The authority “would be precisely there not in order to do what national administrations have to do. But to help them where there are elements that go beyond the borders of a country.
“I think this would be important and will indeed contribute to fighting abuse,” Curell Gotor said.
But he said that an added hurdle for making sure employment rules are enforced is a trend towards downsizing national offices in charge of policing the labour market.
“If you reduce the number of labour inspectors it would be more difficult to check that the rules are applied. That’s the first point, we need to really make sure member states devote the resources for that,” he added.
A 2010 report from the International Labour Organisation found that national authorities “commonly lack the necessary resources, tools, procedures and coordination with other relevant authorities to identify, prevent and remedy” cases of undeclared work.
Figures from a 2013 study by the European Public Service Union showed that several EU countries diminished their agencies in recent years. In 2011, Greece’s labour authority had 366 staff members, down from 1,192 in 2008. Hungary’s agency employed 300 labour inspectors, compared 696 in 2008. Latvia and Romania’s agencies also shrunk in the same time period.
Not all member states are lagging. During the same years, France, Italy and Spain saw an increase in the number of labour inspectors, the EPSU study shows.
Curell Gotor underscored that staffing is only one part of the struggle to beef up enforcement. But he added that “When it comes to the transnational situation, then it is more complicated”.
As the EU plans measures to step up its own labour rules that apply across the bloc, officials working on Switzerland’s policies for workers from other countries have been eager to show that the Swiss example might be a model worth emulating.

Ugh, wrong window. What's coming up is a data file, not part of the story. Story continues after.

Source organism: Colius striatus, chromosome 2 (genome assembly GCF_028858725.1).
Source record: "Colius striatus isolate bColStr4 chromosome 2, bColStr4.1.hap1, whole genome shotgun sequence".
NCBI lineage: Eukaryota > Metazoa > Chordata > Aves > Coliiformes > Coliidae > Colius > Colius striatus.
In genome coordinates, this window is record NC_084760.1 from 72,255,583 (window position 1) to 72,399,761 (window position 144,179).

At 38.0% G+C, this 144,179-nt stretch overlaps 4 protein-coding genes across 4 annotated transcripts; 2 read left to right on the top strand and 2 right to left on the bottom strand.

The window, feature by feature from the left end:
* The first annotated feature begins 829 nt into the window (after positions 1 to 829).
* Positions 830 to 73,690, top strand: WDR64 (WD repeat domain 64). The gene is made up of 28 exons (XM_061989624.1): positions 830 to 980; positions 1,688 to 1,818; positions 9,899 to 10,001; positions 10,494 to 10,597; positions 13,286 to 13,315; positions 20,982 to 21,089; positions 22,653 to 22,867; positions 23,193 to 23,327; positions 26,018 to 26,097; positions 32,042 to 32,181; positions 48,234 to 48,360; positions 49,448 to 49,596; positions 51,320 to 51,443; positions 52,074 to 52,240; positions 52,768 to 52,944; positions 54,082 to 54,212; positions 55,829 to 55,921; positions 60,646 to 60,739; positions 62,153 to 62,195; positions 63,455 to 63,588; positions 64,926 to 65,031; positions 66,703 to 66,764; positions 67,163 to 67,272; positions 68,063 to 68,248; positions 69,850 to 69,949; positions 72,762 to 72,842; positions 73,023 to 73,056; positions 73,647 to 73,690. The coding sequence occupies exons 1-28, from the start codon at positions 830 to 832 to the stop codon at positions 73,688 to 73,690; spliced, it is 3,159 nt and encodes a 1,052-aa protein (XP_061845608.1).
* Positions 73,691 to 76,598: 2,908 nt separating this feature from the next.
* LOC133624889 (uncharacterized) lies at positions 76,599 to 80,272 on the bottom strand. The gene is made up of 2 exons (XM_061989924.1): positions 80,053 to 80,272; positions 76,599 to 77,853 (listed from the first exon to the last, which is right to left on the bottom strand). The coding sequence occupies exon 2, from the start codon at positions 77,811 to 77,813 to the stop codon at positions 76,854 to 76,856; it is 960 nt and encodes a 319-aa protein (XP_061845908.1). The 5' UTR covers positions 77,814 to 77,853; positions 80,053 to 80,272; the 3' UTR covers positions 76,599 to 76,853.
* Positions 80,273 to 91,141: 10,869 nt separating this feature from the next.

Switzerland has seen a surge in the number of workers commuting from neighbouring countries that are EU member states: the amount has doubled since 2002, and now makes up six to 7% of the country’s total workforce, said Boris Zücher, the head of the labour directorate at Switzerland’s state secretariat for economic affairs.
He said that increase was bolstered by Europe’s economic crisis and rising unemployment rates in some EU countries. Switzerland’s federal system with 26 different cantons created an extra layer of difficulty for labour market enforcers – the federal government has stepped in to make sure rules are applied in a similar way by state and local governments.
“Enforcement per se is messy, it’s tricky, it’s not so easy. There is no unique way to enforce the same laws or the same directives,” Zücher said.
He compared the Swiss federal government’s steps to oversee labour market inspections to how the Commission communicates with the 28 EU member states about their enforcement of the bloc’s common rules.
“This needs a lot of dialogue,” he said.